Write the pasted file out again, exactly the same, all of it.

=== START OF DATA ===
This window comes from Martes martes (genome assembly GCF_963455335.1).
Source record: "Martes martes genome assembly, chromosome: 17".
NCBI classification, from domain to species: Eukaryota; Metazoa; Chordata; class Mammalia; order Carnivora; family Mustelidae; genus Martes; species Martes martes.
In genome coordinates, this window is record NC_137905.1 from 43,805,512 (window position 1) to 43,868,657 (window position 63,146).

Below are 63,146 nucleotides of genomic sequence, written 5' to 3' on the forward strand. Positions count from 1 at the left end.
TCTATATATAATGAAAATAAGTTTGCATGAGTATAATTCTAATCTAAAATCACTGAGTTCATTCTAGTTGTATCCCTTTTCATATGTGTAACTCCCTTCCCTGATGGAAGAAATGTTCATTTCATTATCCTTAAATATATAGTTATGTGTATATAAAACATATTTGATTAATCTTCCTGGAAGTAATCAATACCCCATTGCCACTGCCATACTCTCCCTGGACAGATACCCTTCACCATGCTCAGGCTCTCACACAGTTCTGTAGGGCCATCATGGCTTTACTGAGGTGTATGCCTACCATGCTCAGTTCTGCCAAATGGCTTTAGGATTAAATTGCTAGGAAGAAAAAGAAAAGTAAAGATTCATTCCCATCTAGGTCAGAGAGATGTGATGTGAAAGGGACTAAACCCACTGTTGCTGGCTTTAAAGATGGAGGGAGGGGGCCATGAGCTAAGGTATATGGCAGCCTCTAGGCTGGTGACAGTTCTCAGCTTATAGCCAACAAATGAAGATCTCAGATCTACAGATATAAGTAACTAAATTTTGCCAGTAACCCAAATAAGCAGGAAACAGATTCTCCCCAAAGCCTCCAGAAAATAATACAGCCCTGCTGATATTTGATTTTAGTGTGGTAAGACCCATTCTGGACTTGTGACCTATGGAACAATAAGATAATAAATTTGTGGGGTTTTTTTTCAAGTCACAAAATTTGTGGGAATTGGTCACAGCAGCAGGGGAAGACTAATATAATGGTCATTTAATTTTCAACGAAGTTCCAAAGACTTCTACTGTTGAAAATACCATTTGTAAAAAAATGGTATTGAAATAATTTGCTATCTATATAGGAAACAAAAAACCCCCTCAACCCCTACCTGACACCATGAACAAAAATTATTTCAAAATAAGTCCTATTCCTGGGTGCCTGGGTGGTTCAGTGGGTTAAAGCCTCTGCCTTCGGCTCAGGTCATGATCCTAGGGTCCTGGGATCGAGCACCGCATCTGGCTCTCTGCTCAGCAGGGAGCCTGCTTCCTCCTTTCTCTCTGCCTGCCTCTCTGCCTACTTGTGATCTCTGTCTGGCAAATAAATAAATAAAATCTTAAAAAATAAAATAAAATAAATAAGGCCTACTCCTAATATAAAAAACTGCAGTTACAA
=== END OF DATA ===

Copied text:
This window comes from Martes martes (genome assembly GCF_963455335.1).
Source record: "Martes martes genome assembly, chromosome: 17".
NCBI classification, from domain to species: Eukaryota; Metazoa; Chordata; class Mammalia; order Carnivora; family Mustelidae; genus Martes; species Martes martes.
In genome coordinates, this window is record NC_137905.1 from 43,805,512 (window position 1) to 43,868,657 (window position 63,146).

Below are 63,146 nucleotides of genomic sequence, written 5' to 3' on the forward strand. Positions count from 1 at the left end.
TCTATATATAATGAAAATAAGTTTGCATGAGTATAATTCTAATCTAAAATCACTGAGTTCATTCTAGTTGTATCCCTTTTCATATGTGTAACTCCCTTCCCTGATGGAAGAAATGTTCATTTCATTATCCTTAAATATATAGTTATGTGTATATAAAACATATTTGATTAATCTTCCTGGAAGTAATCAATACCCCATTGCCACTGCCATACTCTCCCTGGACAGATACCCTTCACCATGCTCAGGCTCTCACACAGTTCTGTAGGGCCATCATGGCTTTACTGAGGTGTATGCCTACCATGCTCAGTTCTGCCAAATGGCTTTAGGATTAAATTGCTAGGAAGAAAAAGAAAAGTAAAGATTCATTCCCATCTAGGTCAGAGAGATGTGATGTGAAAGGGACTAAACCCACTGTTGCTGGCTTTAAAGATGGAGGGAGGGGGCCATGAGCTAAGGTATATGGCAGCCTCTAGGCTGGTGACAGTTCTCAGCTTATAGCCAACAAATGAAGATCTCAGATCTACAGATATAAGTAACTAAATTTTGCCAGTAACCCAAATAAGCAGGAAACAGATTCTCCCCAAAGCCTCCAGAAAATAATACAGCCCTGCTGATATTTGATTTTAGTGTGGTAAGACCCATTCTGGACTTGTGACCTATGGAACAATAAGATAATAAATTTGTGGGGTTTTTTTTCAAGTCACAAAATTTGTGGGAATTGGTCACAGCAGCAGGGGAAGACTAATATAATGGTCATTTAATTTTCAACGAAGTTCCAAAGACTTCTACTGTTGAAAATACCATTTGTAAAAAAATGGTATTGAAATAATTTGCTATCTATATAGGAAACAAAAAACCCCCTCAACCCCTACCTGACACCATGAACAAAAATTATTTCAAAATAAGTCCTATTCCTGGGTGCCTGGGTGGTTCAGTGGGTTAAAGCCTCTGCCTTCGGCTCAGGTCATGATCCTAGGGTCCTGGGATCGAGCACCGCATCTGGCTCTCTGCTCAGCAGGGAGCCTGCTTCCTCCTTTCTCTCTGCCTGCCTCTCTGCCTACTTGTGATCTCTGTCTGGCAAATAAATAAATAAAATCTTAAAAAATAAAATAAAATAAATAAGGCCTACTCCTAATATAAAAAACTGCAGTTACAA